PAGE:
The Supreme Court ruled Tuesday for Samsung in the company’s dispute with Apple for a patent on the iPhone design. Samsung Electronics Co. had to pay $399 million to Apple Inc. because several of the South Korean giant tech smartphones were copying the iPhone’s rounded-corner front face, bezel and colorful grids of icons that feature programs and apps.
The high court agreed to hear the case to clarify whether Samsung had to pay all of its profits selling regarding the infringing products since it did not copy all of the iPhone design, just elements of it. Those damages reach $399 million that were originally part of a $930 million award claimed by Apple.
A federal appeal court upheld the $399 million, but the decision was set aside by the higher court in an 8-0 decision Tuesday.
Justices involved in the case said that the design features of the smartphones, including their rectangular shape, are just a component of the product and not the entire product. Thus, Samsung should not pay all of the smartphones’ profits to Apple. The court agreed the South Korean company copyçied part of the design but made it clear that the giant tech has to pay a lesser amount for its crime.
The Higher Court did not establish the proper amount. The justices decided to send the case back to an appeals court to rule how much the copied design contributed to Samsung’s profits.
Samsung vs. Apple
A legal dispute to determined what should be considered “article of manufacture” has Samsung and Apple fighting over five years
The patent dispute between the tech giants is the first one to be heard at the Supreme Court in more than 120 years. The case reached the higher court due to lack of precise definitions of patent design.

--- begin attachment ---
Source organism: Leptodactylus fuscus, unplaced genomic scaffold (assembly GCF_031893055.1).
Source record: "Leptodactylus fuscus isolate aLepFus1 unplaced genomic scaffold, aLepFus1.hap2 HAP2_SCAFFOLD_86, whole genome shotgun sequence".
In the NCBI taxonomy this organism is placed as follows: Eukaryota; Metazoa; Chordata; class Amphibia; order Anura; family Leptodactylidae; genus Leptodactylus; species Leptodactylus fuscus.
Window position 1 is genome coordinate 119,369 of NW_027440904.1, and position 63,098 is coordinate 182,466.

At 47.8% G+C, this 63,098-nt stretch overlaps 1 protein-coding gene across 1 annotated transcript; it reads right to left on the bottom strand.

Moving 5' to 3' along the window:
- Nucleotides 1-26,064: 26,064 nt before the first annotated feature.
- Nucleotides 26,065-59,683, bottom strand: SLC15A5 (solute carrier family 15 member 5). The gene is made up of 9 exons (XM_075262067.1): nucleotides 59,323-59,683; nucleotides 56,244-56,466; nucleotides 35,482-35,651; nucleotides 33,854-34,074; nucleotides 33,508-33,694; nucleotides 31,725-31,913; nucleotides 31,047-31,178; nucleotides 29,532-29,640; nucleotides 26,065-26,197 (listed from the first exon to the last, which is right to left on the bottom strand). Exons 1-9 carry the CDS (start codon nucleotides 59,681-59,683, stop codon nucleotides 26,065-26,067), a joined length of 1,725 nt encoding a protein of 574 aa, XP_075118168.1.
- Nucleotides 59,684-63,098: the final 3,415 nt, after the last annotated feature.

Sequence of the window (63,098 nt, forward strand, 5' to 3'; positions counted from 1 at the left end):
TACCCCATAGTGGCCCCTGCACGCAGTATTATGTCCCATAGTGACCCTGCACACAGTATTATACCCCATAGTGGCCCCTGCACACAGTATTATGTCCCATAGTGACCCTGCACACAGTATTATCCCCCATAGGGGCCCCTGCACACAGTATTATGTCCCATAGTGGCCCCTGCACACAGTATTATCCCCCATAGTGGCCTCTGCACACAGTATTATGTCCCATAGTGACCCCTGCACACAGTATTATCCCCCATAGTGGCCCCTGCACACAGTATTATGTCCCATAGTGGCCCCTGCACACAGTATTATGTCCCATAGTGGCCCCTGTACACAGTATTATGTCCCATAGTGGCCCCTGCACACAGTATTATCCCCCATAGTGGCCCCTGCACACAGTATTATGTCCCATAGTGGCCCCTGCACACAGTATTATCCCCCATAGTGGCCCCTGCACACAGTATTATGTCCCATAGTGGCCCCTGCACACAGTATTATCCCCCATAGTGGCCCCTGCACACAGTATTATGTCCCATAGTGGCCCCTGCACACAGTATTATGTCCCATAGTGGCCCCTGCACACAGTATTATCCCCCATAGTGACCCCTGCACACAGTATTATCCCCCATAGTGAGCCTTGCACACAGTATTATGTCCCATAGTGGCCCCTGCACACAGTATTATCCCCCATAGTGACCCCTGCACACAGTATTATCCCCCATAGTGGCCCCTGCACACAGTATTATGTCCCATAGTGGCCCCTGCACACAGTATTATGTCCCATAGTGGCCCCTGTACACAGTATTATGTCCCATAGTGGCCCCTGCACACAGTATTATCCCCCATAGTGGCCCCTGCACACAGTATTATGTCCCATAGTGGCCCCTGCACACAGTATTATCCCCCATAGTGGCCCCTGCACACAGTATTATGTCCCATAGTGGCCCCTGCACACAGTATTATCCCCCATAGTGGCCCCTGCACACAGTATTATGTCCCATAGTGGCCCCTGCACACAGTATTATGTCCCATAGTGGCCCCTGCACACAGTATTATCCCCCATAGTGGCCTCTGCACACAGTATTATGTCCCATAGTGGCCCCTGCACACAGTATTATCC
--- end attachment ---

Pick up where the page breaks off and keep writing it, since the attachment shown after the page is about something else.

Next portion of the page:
Samsung vs. Apple case reached the Supreme Court because of the different interpretations the U.S. patent law has. The dispute resided on whether to “article of manufacture” is the finished product on its entirety or if it defines a component in a product.
Justice Sonia Sotomayor, writing for the unanimous court, said that the patent law is clear. The term “article of manufacture is broad enough to encompass both a product sold to a consumer as well as a component of that product,” she wrote.
In court, Samsung, Apple, and the U.S. government agreed that the term could mean an element, Reuters reports.
The trials on the subject began in 2011 when Apple accused Samsung of stealing its technology and appearance. After a trial in 2012, Samsung was found guilty of infringing Cupertino, California-based Apple’s iPhone patents and copying its design.
Apple was awarded nearly $930 in damages, but in 2015 the U.S. Court of Appeals for the Federal Circuit in Washington upheld the infringement verdict saying the iPhone’s appearance could not be protected by trademarks. The 2015 decision cut Samsung’s debt to Apple by $382 million. Now, a lower court will rule the exact amount Samsung has to award Apple.